29 Dec Sleeping Soundly: The Differences Between the Stages of Sleep
Sleep: it’s something we all need and are cranky without. Not only that, but when we miss sleep, our moods can fluctuate and we can find it difficult to function altogether. As a result, taking the time to learn and understand how sleep works is an important way to help yourself get a good night’s sleep.
Falling asleep each night isn’t as simple as putting on your PJs, turning off the light and closing your eyes. Once you wake up, you may not remember what happened while you slept, but a lot was taking place! During a good, full night’s sleep your body goes through different “stages.” Here is what you need to know about each of them.
This is the part of sleep that you might remember most. It’s those moments right after you close your eyes, when you’re in an extremely light sleep and can be woken up easily. You might even still be aware of your surroundings. If you doze off while watching TV or during class, you typically don’t go much further than Stage 1 sleep.
Going a little deeper now, Stage 2 describes the light state of sleep when your body begins to prepare for a night of rest. Even though you’re still easily woken, your breathing and heart rate begin to slow down and your body temperature starts to drop.
Image Credit: Colton Witt
Stages 3 & 4
Stages 3 and 4 are both very deep states of sleep. It’s harder to wake you up at this point and if you do wake up, you often feel confused and disoriented. Your breathing and heart rate continue to drop and your muscles relax. This is when your energy begins to be restored and when important hormones (such as growth hormones) are released throughout your body.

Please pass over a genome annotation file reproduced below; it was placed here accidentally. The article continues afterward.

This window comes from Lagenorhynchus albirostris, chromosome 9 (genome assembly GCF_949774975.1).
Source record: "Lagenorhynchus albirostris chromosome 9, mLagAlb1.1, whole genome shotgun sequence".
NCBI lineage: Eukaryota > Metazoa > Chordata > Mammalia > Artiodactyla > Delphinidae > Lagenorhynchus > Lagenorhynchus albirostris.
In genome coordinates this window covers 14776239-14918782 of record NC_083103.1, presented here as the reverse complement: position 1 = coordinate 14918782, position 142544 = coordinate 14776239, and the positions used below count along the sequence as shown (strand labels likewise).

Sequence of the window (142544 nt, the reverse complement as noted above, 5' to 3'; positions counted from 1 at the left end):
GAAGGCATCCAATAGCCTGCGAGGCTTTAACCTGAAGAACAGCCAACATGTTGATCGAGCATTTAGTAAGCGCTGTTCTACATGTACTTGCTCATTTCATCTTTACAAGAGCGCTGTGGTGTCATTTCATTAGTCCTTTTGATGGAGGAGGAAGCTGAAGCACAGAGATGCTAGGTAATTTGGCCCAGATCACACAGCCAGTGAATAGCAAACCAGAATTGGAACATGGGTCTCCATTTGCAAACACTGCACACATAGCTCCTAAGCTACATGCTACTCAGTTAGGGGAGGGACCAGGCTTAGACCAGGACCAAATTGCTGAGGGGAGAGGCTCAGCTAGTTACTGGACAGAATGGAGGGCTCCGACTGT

There aren’t many differences between Stages 3 and 4 of sleep, except in the brain waves that are taking place. Put simply, Stage 4 has more delta waves than Stage 3, which contribute to an even deeper sleep. That being said, many explanations of sleep stages now combine Stage 3 and 4 together.
REM stands for “Rapid Eye Movement” and is a stage of sleep that occurs approximately 90 minutes after you fall asleep and every 90 minutes after. It gets this name because, even while they are closed, your eyes dart back and forth quickly. During this stage, your brain and body accumulate precious energy to use throughout your day. Furthermore, your brain is active, which means that you can often have intense and vivid dreams.
Put simply, sleep is an extremely important part of day, even though we may not realize it. Ensure that your sleep environment is a good one by shutting out excess light, keeping temperatures cool and turning off electronics at least 30 minutes before bedtime. Getting exercise in your day and eating well can also help you get a good rest. If your mind is cluttered, journaling, meditation and breathing exercises can all help it to calm down.
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